Fails to halt uranium enrichment – Iran will continue uranium enrichment to 5 percent, the level needed to operate light water nuclear reactors to generate electricity. While Tehran is required to eliminate the stockpile of 20 percent-enriched uranium, its 19,000 centrifuges won’t require much time to enrich a sufficient quantity of uranium to 90 percent, the threshold for weapons-grade fissile material. When U.N. sanctions began in late 2006, Iran possessed just hundreds of centrifuges.
Fails to ensure complete verification measures – Though International Atomic Energy Agency (IAEA) inspectors will be granted daily access to uranium enrichment sites at Natanz and Fordow, access to uranium mines and mills, and “more frequent” access to the heavy water reactor at Arak designed to produce plutonium, it doesn’t allow inspections for each and every one of Iran’s dozens of known and suspected nuclear sites. Considering that Iran is 1.6 million square kilometers large and mountainous, Secretary of State John Kerry’s “trust but verify” rings hollow when we can’t possibly know everything Tehran is doing outside our field of vision.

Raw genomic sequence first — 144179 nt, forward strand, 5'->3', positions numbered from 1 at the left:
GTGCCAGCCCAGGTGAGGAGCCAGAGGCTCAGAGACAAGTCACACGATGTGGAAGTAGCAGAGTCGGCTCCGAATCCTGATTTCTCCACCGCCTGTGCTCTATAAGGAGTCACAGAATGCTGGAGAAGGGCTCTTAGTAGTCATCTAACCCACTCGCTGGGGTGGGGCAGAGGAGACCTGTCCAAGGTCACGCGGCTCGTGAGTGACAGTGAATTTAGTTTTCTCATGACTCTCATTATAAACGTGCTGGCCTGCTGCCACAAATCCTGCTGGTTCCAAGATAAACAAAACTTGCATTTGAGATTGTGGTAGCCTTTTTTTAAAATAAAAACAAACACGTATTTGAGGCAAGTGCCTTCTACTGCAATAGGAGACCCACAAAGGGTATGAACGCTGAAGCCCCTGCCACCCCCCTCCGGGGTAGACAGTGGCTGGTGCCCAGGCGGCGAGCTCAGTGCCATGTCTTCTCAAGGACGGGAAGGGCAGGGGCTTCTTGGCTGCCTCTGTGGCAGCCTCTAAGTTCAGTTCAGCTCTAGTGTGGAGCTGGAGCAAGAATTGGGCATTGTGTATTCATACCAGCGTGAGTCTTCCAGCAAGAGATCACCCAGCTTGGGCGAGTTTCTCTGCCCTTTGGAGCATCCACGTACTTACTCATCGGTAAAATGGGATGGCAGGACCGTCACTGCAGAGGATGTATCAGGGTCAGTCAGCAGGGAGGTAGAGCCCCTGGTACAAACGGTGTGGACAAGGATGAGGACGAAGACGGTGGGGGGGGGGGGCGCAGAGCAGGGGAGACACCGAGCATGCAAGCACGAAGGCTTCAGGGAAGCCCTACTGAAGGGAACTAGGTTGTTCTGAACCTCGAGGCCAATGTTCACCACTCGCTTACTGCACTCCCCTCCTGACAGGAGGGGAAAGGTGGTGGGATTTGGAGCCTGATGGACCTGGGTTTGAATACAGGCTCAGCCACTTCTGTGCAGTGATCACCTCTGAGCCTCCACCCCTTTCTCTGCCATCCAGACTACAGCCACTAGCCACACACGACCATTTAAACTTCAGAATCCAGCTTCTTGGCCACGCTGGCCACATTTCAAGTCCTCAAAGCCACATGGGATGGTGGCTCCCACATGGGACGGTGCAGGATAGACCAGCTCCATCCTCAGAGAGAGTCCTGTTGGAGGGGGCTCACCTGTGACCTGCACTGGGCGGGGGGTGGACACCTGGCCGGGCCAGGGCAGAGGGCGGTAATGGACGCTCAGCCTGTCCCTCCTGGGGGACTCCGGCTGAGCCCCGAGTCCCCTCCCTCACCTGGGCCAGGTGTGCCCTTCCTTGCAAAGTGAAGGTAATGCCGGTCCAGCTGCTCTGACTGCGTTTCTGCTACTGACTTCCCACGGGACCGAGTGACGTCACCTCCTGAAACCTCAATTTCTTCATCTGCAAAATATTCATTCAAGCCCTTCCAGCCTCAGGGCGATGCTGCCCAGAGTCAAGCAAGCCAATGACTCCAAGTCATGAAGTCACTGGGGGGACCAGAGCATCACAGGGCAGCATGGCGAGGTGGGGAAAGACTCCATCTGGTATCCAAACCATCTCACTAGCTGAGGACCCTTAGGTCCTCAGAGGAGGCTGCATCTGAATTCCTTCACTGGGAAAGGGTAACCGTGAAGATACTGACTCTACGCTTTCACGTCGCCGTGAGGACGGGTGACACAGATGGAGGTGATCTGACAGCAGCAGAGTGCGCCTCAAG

Fails to curb missile technology – Iran has worked behind the scenes with North Korea on its missile program for years, successfully testing delivery vehicles that can strike Israel and Turkey. According to a report by the non-partisan Center for Arms Control and Non-Proliferation, the Shahab 1, 2, and 3 missiles can reach 1,000 kilometers, or roughly 600 miles. The Ghadr-1 and Sejil-2 can reach 1,600 and 2,200 kilometers, respectively. Yet missiles are off the table in this accord.